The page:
Jesus asks us to make him the center of our life, to put him and our relationship with him first before our families and ourselves, not so we can forget our families or forget ourselves. It’s so we can learn to love our families and love ourselves better, so that we can learn to love our families and ourselves like Christ loves them and us. We carry our crosses and follow Jesus so that all those things that stop us from loving as Christ loves can be crucified, so that we can learn how to love as recklessly, as freely, as abundantly, as extravagantly as he loves us. Can you imagine what our lives, our families, our parishes would look like if we could love like Christ loves? It would change our world.

But we can only love as Christ loves us if we know Christ. And we can only come to know Christ by spending time with him. This is one thing I’ve been thinking a lot about in the last few months. I spent a lot of time studying religion and theology – in undergrad and then at seminary – and I feel like I know a lot of facts about Jesus, but I think I could know Jesus – the living Jesus, the resurrected Jesus – better. What I’m realizing in my own spiritual life is that I can’t just think about Jesus or know facts about Jesus. I’ve got to know the living Christ. Facts about Jesus don’t love me, don’t love us, but Jesus does.

We’re all busy though. We’re all running in what seems to be hundreds of different directions, with many commitments vying for our time and it seems downright selfish of Jesus to ask for more. So many of us are strapped for “more” to offer. We’re running on empty. There’s barely enough time to spend with family and friends – and now we’ve got to fit Jesus in? So, what do we do? How do we set off to follow Jesus, to go where he goes? Well, we start small. We do what we can. 

We start by inviting Jesus into our lives – not just on Sunday. Jesus can’t be the center of our life if Jesus isn’t involved in our lives. But it’s our lives he wants to be the center of – our lives in all their busyness and messiness. I’ve often been trapped by the idea that I have to be “holier” or “more Christian” for God to really be invested or involved in me – but it’s just not true! God isn’t waiting for us to get somewhere for him to be present with us. He wants to meet us right now, wherever we are.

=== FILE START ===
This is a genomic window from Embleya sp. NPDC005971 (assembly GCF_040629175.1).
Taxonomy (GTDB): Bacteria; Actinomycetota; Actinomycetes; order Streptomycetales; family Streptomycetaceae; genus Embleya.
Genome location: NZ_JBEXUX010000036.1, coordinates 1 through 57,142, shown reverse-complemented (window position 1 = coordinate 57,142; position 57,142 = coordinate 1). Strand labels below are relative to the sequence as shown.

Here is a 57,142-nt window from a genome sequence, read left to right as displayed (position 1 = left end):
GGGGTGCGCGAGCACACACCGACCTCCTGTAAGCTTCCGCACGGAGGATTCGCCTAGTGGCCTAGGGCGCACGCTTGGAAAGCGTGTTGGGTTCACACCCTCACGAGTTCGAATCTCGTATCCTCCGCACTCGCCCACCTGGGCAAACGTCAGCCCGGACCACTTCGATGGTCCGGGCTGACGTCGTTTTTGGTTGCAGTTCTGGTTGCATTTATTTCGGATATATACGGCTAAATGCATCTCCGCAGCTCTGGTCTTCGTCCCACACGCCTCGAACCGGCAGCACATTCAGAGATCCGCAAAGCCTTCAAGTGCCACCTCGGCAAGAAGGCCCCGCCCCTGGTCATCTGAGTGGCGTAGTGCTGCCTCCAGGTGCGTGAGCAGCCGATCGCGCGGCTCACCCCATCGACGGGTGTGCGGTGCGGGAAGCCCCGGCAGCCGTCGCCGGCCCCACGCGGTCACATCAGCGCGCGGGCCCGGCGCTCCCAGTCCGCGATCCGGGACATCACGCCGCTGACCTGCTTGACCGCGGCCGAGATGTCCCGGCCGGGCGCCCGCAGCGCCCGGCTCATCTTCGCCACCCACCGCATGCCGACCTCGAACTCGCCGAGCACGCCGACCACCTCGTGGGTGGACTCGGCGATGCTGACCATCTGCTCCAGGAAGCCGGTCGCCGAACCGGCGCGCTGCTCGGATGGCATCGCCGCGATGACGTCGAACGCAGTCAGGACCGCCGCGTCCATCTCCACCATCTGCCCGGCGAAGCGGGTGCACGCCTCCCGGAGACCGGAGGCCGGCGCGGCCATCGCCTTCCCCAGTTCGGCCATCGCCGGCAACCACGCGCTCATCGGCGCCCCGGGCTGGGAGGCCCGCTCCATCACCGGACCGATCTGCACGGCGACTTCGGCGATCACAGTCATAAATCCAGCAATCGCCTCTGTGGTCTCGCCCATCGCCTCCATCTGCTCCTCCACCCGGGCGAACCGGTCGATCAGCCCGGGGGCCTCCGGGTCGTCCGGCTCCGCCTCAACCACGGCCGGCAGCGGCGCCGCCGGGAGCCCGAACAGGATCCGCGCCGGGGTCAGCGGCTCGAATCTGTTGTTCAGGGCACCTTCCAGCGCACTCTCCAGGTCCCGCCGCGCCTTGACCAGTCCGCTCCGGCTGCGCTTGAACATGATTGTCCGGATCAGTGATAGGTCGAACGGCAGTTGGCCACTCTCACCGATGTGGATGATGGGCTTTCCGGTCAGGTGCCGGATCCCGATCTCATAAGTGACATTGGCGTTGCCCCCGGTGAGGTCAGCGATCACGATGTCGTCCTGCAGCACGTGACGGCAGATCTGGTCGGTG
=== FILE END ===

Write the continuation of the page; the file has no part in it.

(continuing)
So we invite Jesus into our lives, this requires, though, that we talk to him – we pray to him. These don’t have to be elaborate prayers found in the prayer book, though they can be. Prayer can be simple notes to God that we send off. We can pray at meals, as we begin our day, as we go into school or a meeting, as we hang out with friends – simply asking Christ to be with us, to help us love like he loves in these settings and with these people. These prayers can happen in the little spare moments we already have.

Part of inviting Christ into our life is making Scripture a part of our life. Scripture is the word of God, that means God speaks through its pages – by sitting with Scripture we can begin to hear God better, as God uses the words that have shaped Jews and Christians for thousands of years to shape us.  Spending time with Scripture is super hard for me, personally, but I’ve found the daily office in the prayer book to be really helpful in giving me a guide for reading the Bible. A Psalm a day is also a great way to begin a Bible reading discipline, but there are many other ways to spend time with Scripture: there are apps, and Bible reading guides. Bible studies here at church. Forward Day by Day is another wonderful print and electronic resource that provides a small verse and brief reflection for each day of the week. Scripture is a gift, and what matters most is finding what works for you in exploring it.

Prayer and Scripture are small ways we can begin inviting Jesus into our life. These are little steps we can take to spend more time with the one who will teach us how to be more like him, how to love ourselves and others like he loves. These are ways we can begin building our relationship with Christ. This will take time, but good relationships always do. Like any relationship, there will be ups and downs, starts and stops, seasons where it is easier, and seasons where it just seems impossible. But like the best relationships, sticking it out is worth it.